Last week, Shell revealed that it had paid no windfall tax in the UK because it had invested millions of pounds in the country. But it said it expected to start paying the levy next year.

BP expected to pay $2.5b in tax on its North Sea business this year, which included the windfall levy.

The company also planned to buy back an additional £2.5b of its shares. So-called share buybacks help boost a company's share price and are popular with investors.

"Companies like BP are making huge profits and channelling these straight back to already-wealthy shareholders through share buyback schemes," said George Dibb, head of the Centre for Economic Justice at the IPPR, the left-leaning think tank.

"Instead of reducing costs for consumers or investing in renewable energy, these fossil fuel giants are prioritising transfers to shareholders."

Britain's newly appointed Prime Minister Rishi Sunak gestures as he delivers a speech outside 10 Downing Street in central London, on October 25, 2022.

Rishi Sunak introduced the UK's windfall tax but is being urged to raise it. Photo: Daniel Leal / AFP

'A windfall of war' - Biden

Oil and gas prices, which began increasing once Covid-19 restrictions eased, accelerated after Russia invaded Ukraine in late February, resulting in huge profits for energy companies. But they have also exacerbated price rises - or inflation - for consumers which hit 10.1 percent in September.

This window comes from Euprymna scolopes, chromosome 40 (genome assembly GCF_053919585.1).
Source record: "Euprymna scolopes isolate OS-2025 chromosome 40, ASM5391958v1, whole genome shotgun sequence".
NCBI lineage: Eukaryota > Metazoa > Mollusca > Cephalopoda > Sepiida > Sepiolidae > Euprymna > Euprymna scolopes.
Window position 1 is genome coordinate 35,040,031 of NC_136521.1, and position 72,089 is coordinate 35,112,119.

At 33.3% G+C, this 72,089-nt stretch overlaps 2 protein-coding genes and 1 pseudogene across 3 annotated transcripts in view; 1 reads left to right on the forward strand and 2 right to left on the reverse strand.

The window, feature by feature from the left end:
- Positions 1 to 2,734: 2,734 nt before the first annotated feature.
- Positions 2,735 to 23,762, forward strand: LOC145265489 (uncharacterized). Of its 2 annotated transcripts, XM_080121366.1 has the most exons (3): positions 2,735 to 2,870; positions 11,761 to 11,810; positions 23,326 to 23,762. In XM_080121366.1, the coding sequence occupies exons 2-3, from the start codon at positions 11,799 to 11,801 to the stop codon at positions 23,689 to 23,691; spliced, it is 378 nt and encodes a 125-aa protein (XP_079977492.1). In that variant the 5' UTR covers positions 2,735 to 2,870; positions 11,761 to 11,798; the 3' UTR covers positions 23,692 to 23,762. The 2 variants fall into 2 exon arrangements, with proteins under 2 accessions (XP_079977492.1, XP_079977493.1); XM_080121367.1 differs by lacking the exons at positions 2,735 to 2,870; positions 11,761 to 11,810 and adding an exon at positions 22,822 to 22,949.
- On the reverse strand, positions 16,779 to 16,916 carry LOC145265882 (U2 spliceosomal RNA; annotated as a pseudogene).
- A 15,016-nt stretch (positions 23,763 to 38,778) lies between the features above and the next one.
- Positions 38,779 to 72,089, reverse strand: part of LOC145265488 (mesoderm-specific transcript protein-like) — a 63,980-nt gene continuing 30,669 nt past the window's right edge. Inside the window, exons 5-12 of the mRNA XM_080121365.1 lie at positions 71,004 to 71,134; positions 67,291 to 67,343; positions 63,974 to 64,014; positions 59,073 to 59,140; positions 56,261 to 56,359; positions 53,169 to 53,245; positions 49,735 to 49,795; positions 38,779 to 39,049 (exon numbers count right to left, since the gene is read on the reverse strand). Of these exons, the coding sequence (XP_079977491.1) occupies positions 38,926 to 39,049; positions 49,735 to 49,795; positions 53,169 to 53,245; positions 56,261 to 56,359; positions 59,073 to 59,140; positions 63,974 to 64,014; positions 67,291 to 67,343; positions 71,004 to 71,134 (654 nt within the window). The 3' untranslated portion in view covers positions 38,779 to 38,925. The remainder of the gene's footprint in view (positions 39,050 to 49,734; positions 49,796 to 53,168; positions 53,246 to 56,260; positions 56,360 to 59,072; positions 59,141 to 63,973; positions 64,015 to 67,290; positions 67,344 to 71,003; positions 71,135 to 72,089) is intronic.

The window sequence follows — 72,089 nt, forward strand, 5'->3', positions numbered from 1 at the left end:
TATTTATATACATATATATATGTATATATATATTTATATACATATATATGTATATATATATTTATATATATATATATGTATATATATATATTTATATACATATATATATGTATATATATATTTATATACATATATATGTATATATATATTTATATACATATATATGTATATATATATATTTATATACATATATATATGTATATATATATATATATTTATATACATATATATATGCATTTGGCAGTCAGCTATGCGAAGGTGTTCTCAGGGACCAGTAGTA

All the big oil firms, including Total and Exxon Mobil, have announced bumper profits in the past week. Overnight, oil giant Saudi Aramco said it had made a profit of $42.4b over just three months due to higher commodity prices.

On Monday, US President Joe Biden urged major US oil firms who are bringing in big profits to stop "war profiteering", threatening to hit them with higher taxes if they do not increase production which would help lower prices.

"Their profits are a windfall of war," he said.

Commenting on whether oil firms should pay more tax, Nick Butler, a former BP executive who is now a visiting professor at King's College London, told the BBC's Today programme: "They have to balance what they pay in tax, what they invest in the future and what they pay back to shareholders.